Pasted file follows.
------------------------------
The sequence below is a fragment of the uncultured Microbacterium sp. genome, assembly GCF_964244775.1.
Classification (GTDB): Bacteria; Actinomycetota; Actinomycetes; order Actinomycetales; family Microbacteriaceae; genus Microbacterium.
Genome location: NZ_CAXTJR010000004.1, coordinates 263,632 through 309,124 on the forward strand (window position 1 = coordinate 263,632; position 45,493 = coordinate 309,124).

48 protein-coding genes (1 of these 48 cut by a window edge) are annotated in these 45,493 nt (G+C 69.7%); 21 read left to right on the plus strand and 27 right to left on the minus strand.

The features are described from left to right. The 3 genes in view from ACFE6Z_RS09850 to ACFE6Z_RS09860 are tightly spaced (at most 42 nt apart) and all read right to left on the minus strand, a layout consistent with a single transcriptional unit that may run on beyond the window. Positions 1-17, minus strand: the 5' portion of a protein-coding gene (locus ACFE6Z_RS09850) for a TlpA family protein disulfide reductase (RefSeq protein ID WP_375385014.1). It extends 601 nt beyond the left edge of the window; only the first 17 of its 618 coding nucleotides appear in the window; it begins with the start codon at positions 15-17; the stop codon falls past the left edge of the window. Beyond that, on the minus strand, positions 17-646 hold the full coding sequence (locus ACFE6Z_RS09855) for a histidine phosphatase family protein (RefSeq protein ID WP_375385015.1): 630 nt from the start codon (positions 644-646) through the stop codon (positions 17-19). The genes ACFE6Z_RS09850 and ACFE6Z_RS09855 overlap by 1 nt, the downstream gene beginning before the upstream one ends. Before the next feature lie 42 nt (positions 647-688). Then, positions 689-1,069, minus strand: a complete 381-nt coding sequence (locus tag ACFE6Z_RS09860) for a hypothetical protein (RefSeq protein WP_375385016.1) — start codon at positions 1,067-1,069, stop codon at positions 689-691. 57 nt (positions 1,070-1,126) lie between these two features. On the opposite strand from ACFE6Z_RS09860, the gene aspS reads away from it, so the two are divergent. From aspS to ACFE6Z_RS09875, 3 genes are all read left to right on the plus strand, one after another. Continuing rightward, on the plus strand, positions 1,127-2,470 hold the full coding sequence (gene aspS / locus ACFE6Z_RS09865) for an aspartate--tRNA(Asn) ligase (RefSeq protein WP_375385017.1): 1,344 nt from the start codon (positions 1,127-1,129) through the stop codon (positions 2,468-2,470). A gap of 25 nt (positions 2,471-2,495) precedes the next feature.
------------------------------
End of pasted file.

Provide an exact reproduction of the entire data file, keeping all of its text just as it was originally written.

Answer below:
The sequence below is a fragment of the uncultured Microbacterium sp. genome, assembly GCF_964244775.1.
Classification (GTDB): Bacteria; Actinomycetota; Actinomycetes; order Actinomycetales; family Microbacteriaceae; genus Microbacterium.
Genome location: NZ_CAXTJR010000004.1, coordinates 263,632 through 309,124 on the forward strand (window position 1 = coordinate 263,632; position 45,493 = coordinate 309,124).

48 protein-coding genes (1 of these 48 cut by a window edge) are annotated in these 45,493 nt (G+C 69.7%); 21 read left to right on the plus strand and 27 right to left on the minus strand.

The features are described from left to right. The 3 genes in view from ACFE6Z_RS09850 to ACFE6Z_RS09860 are tightly spaced (at most 42 nt apart) and all read right to left on the minus strand, a layout consistent with a single transcriptional unit that may run on beyond the window. Positions 1-17, minus strand: the 5' portion of a protein-coding gene (locus ACFE6Z_RS09850) for a TlpA family protein disulfide reductase (RefSeq protein ID WP_375385014.1). It extends 601 nt beyond the left edge of the window; only the first 17 of its 618 coding nucleotides appear in the window; it begins with the start codon at positions 15-17; the stop codon falls past the left edge of the window. Beyond that, on the minus strand, positions 17-646 hold the full coding sequence (locus ACFE6Z_RS09855) for a histidine phosphatase family protein (RefSeq protein ID WP_375385015.1): 630 nt from the start codon (positions 644-646) through the stop codon (positions 17-19). The genes ACFE6Z_RS09850 and ACFE6Z_RS09855 overlap by 1 nt, the downstream gene beginning before the upstream one ends. Before the next feature lie 42 nt (positions 647-688). Then, positions 689-1,069, minus strand: a complete 381-nt coding sequence (locus tag ACFE6Z_RS09860) for a hypothetical protein (RefSeq protein WP_375385016.1) — start codon at positions 1,067-1,069, stop codon at positions 689-691. 57 nt (positions 1,070-1,126) lie between these two features. On the opposite strand from ACFE6Z_RS09860, the gene aspS reads away from it, so the two are divergent. From aspS to ACFE6Z_RS09875, 3 genes are all read left to right on the plus strand, one after another. Continuing rightward, on the plus strand, positions 1,127-2,470 hold the full coding sequence (gene aspS / locus ACFE6Z_RS09865) for an aspartate--tRNA(Asn) ligase (RefSeq protein WP_375385017.1): 1,344 nt from the start codon (positions 1,127-1,129) through the stop codon (positions 2,468-2,470). A gap of 25 nt (positions 2,471-2,495) precedes the next feature.